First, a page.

Sclerotherapy is the targeted elimination of small vessels and vascular anomalies by the injection of a sclerosant. These are tissue irritants causing vascular thrombosis and permanent damage to the endothelial vessels resulting in endofibrosis and vascular obliteration when injected into or adjacent to blood vessels. The most commonly used sclerosants are polidocanol, STS, sodium morrhuate, sodium sylliate, pingyangmycin, OK-432, ethanolamine oleate, and ethanol.
Polidocanol (hydroxy-polyethoxy-dodecane) is a synthetic long-chain fatty alcohol. The drug, originally developed and marketed as a local anesthetic, was first used as a sclerosing agent in Germany in the 1960s. Polidocanol is painless on injection, does not produce necrosis if injected intradermally, and has been reported to have a very low incidence of allergic reactions. The drug has been extensively studied and has a high therapeutic index. Occasionally, anaphylactic reactions have been reported with polidocanol use in treating esophageal varices and leg veins, wherein the dose required is much higher than that is required for treating PG (0.05 mL). In this study, the author did not come across any such incidence. In some patients, it may produce hyperpigmentation and it is also observed in our study that it resolves within 6 weeks without any treatment. Hyperpigmentation is more common with other sclerosing agents than polidocanol and therefore aesthetically more acceptable especially treating facial lesions. In a study by Rao et al., tissue necrosis and ulceration were found to be more common with STS than with polidocanol and in our study also we did not come across such complications. Anesthesia (surface or local) is required before injecting sclerosants such as STS or ethanolamine oleate, whereas polidocanol being itself a local anesthetic has added advantage as a sclerosant over others.
Various authors have emphasized the effectiveness of sclerotherapy using 3% STS in the management of PG involving various anatomical locations including orogingival locations and of various sizes and surgically inaccessible locations. Polidocanol, which is used as a sclerosant in the PG, is a newer agent and has successfully been used by Carvalho et al., wherein a diluted solution of 2% polidocanol in 1:3 proportion with a physiological solution was used. The total mean dose of 1.21 mL required was much higher (10 times) than that is required in our study without any adverse effects. Also, in our study, using 3% of the drug, only two patients needed the second injection of sclerosant, whereas two or three injections were needed with 2% of diluted solution of polidocanol leading to decrease compliance of the patient.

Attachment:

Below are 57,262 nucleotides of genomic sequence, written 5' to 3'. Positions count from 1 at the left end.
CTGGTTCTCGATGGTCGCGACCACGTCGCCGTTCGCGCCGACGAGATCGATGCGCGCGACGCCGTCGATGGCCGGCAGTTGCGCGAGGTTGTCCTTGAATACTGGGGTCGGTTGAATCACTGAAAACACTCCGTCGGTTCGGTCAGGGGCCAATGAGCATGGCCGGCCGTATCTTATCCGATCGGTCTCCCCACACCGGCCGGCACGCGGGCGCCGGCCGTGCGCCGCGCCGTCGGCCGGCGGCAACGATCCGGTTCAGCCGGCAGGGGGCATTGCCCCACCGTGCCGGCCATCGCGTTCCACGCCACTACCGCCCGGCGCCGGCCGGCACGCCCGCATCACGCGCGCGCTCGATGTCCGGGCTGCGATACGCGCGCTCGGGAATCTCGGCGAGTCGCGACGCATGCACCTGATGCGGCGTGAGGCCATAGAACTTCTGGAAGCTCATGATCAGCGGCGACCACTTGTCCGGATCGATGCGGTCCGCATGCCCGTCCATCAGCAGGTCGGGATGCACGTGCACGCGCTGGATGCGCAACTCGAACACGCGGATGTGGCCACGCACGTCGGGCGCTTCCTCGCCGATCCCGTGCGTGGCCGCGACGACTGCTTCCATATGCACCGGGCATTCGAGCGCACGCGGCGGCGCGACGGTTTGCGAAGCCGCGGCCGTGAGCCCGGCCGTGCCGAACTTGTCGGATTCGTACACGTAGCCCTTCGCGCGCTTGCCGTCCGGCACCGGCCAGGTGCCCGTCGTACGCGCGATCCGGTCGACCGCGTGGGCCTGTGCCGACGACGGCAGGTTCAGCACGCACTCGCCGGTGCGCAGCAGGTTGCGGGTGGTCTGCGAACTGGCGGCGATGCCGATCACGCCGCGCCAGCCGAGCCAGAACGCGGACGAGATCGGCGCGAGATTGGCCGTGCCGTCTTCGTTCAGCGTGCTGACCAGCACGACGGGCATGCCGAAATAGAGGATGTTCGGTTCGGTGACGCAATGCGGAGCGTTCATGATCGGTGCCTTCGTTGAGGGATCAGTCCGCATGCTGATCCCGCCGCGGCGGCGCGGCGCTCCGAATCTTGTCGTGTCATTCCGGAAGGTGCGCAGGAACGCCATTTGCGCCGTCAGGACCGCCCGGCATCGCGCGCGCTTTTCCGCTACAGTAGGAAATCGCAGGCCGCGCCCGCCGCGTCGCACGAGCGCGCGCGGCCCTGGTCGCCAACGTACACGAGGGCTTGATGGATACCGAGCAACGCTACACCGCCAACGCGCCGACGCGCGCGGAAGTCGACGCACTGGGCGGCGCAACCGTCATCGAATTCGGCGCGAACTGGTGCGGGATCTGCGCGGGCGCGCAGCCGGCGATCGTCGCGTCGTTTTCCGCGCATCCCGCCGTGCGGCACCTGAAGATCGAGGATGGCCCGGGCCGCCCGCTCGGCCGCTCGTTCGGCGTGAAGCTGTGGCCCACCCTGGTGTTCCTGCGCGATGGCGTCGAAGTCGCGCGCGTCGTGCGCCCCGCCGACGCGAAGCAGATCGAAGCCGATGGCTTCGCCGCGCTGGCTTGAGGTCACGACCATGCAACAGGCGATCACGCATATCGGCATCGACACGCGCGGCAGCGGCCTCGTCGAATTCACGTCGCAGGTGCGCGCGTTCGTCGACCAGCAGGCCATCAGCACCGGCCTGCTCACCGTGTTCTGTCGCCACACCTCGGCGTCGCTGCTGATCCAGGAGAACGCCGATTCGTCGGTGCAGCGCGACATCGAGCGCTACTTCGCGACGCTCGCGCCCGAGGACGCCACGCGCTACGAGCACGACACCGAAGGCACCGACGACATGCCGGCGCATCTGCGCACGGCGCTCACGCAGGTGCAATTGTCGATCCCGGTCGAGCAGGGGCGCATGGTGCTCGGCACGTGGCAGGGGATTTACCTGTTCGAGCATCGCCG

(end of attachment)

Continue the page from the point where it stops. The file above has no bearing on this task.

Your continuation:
The management of PG depends on the clinical scenario. Several studies showed that sclerotherapy should be considered as an effective treatment approach for PG irrespective of size and location. Most of these studies suggested sclerotherapy using 2% polidocanol in dilution, whereas in this study the author used 3% undiluted polidocanol successfully without compromising the safety profile with faster recovery and better compliance.
The advantages of 3% polidocanol sclerotherapy are that it is a safe, easy, effective, and minimally invasive procedure with little discomfort to the patient and very minimal complications as compared with other modalities. There was negligible blood loss and no requirement for any postoperative dressing or specific care. In this study, no postoperative complications were observed, except for local discomfort that resolved within few minutes.
Sclerotherapy is proven to be a valid treatment option with significant clinical benefits. Polidocanol is found to be superior in safety and efficacy in the management of PG occurring at various anatomical locations with practically no recurrence rate with quick response.
Financial support and sponsorship
Conflicts of interest
There are no conflicts of interest.
Declaration of patient consent
The authors certify that they have obtained all appropriate patient consent forms. In the form the patient(s) has/have given his/her/their consent for his/her/their images and other clinical information to be reported in the journal. The patients understand that their names and initials will not be published and due efforts will be made to conceal their identity, but anonymity cannot be guaranteed.